Now, against Mexico later in the tourney? Or perhaps against the Ticos of Costa Rica, who were so surprising strong in last year’s World Cup? Hmmm.
So you see the issue. Klinsmann has to get these “upside” guys like Brooks, Alvarado, DeAndre Yedlin, Alfredo Morales and Aron Johannsson minutes and confidence and additional steeling while not permitting their inevitable goofs to crater the larger effort. He has to balance that promising talent with enough old hands to keep the Gold Cup ship steady. Games that get scrappy need a calming problem solver, like Bradley, or a Chris Wondolowski.
Klinsmann keeps saying the CONCACAF Gold Cup is important. But what he really means is something like this: the Gold Cup is important because it helps ensure a Confederations Cup berth that can then possibly, potentially, assist in … wait for it … the World Cup. Yes, if you follow the bouncing ball long enough it inexorably leads to the only competition that truly matters in our part of the world – the fabled and fabulous World Cup.
So it’s really about making the team better in the long run, which is brings us back to the tricky gymnastics of balance and timing. That’s why Kyle Beckerman started Tuesday against those feisty Catrachos. Beckerman has been a good and loyal soldier for Klinsmann, but he is 33 and probably a longshot to make the 2018 World Cup roster. On the other hand, the guy is dependable as the day is long in holding his defensive midfield positioning, which a pair of young center backs needed Tuesday outside of Dallas.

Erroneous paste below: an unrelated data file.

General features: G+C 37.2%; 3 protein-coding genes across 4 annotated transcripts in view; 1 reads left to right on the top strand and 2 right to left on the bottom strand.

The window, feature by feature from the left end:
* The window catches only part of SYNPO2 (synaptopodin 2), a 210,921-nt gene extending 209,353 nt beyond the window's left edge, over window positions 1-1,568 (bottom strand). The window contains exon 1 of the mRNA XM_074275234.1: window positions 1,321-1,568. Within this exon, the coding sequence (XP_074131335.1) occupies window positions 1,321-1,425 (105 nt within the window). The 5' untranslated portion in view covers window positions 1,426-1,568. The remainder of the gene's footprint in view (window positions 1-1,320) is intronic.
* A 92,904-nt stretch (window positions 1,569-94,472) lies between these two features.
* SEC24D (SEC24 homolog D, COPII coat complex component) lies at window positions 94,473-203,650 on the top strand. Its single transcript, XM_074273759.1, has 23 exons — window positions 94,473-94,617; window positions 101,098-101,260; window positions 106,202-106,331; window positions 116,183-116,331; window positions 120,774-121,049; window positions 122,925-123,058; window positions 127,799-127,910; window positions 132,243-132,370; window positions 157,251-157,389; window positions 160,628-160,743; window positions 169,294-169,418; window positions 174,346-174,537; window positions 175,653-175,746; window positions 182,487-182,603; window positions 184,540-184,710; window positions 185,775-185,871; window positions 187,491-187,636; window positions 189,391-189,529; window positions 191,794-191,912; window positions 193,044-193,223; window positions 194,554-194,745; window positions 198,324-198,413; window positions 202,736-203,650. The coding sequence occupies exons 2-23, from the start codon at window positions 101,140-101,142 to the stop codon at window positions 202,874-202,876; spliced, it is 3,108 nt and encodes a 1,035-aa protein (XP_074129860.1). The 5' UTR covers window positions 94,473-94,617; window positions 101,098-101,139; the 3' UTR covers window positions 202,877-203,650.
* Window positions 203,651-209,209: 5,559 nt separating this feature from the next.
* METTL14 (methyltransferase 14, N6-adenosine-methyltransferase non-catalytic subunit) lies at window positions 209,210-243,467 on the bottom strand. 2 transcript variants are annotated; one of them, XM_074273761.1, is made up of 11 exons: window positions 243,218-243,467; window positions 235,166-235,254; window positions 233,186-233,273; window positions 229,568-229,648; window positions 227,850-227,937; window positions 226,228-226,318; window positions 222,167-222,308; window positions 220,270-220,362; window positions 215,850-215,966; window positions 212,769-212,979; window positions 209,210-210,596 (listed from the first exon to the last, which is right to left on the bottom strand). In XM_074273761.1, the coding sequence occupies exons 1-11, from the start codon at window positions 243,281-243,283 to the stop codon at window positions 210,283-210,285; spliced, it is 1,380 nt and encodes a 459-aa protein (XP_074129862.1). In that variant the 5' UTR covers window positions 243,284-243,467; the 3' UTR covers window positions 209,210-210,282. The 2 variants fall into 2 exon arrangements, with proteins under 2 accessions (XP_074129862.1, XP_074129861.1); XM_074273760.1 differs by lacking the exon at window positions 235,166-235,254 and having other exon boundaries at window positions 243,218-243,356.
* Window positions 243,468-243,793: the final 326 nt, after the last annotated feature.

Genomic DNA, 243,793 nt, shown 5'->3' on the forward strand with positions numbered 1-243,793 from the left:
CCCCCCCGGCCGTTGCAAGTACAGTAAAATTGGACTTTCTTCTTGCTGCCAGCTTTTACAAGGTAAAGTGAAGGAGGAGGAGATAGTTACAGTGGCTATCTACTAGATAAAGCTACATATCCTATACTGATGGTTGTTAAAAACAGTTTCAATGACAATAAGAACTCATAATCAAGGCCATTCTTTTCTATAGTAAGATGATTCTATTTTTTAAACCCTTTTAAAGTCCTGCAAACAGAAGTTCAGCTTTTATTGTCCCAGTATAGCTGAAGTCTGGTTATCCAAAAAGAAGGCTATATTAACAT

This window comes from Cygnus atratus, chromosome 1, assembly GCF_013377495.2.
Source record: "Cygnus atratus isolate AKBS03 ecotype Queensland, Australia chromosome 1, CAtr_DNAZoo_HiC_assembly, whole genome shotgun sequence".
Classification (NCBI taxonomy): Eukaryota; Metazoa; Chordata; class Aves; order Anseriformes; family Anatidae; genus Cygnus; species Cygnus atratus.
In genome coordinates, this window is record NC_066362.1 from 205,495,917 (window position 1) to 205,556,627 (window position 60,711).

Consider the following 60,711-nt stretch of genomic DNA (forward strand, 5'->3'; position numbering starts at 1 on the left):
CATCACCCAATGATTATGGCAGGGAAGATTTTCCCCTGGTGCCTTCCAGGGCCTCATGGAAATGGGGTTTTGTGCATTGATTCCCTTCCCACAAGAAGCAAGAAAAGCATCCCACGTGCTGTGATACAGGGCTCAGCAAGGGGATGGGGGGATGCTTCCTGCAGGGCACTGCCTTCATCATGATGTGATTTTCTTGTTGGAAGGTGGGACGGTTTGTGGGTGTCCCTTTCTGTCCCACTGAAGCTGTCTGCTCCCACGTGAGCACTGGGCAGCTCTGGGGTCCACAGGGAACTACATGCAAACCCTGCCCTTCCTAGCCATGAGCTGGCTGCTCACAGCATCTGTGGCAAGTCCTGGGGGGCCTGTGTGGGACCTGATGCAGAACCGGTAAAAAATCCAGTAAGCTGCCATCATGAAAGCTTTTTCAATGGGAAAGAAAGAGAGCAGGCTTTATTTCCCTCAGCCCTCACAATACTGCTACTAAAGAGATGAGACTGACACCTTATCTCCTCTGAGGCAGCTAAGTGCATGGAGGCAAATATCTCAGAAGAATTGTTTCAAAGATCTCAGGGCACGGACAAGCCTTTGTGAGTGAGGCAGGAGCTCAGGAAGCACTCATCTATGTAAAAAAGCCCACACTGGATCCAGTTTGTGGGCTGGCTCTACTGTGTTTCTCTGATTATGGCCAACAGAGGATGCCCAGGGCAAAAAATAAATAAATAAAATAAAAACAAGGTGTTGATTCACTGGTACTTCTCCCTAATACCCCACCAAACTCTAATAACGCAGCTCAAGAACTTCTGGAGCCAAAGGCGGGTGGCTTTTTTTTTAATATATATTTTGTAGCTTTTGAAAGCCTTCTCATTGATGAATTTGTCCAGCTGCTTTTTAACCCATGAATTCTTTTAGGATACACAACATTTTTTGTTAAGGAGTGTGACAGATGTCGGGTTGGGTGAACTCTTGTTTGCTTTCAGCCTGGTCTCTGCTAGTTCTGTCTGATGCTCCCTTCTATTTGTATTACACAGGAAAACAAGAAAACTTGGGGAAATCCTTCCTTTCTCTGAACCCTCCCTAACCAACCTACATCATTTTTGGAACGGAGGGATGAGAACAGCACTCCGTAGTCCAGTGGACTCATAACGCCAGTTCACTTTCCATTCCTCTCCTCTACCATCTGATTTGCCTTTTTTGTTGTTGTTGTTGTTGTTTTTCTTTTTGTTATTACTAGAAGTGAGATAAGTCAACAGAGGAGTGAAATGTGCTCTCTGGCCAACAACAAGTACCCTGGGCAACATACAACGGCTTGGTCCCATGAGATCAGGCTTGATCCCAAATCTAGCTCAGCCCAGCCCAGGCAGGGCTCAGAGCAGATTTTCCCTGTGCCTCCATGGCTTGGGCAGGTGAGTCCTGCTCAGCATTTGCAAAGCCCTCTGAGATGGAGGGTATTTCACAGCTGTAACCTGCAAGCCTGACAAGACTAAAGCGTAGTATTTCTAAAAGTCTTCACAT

Something else to consider in the equation: Guzan was odd man out late in the season at Aston Villa, where manager Tim Sherwood still seems a few french fries short of a full Happy Meal when it comes to his belief America’s current No. 1. So Guzan’s confidence might understandably be at lower ebb. Klinsmann needed to blood Alvarado and Brooks, but needed enough protection so that Guzan wouldn’t be stranded too frequently.
All of that (center backs, holding mids, goalkeepers, etc.) is probably the best example of the interconnected elements of balance and timing at work – the critical recipe that Klinsmann needs to get right.
Klinsmann has run this race before; don’t forget about how he managed a similar balancing act at the 2013 Gold Cup. Klinsmann tossed the car keys to a few lesser-tested types before summoning Matt Besler, Omar Gonzalez, Alan Gordon and Eddie Johnson for the money rounds. By then, he had seen what he needed to see from guys like Wondolowski, Alejandro Bedoya and Clarence Goodson. (They weren’t young, exactly; rather, that was Klinsmann still learning the deeper ins and out of his player pool, still not yet two full years into the U.S. job.)
Will he strike the right balance Friday in Boston and next week in Kansas City and going forward from there? We’ll see. But do know this: Klinsmann has checked “been there, done that” on the Gold Cup now, and with that experience, it’s probably easier this time. Remember: In 2013, he had the additional drama and distraction of re-introducing Landon Donovan into the program.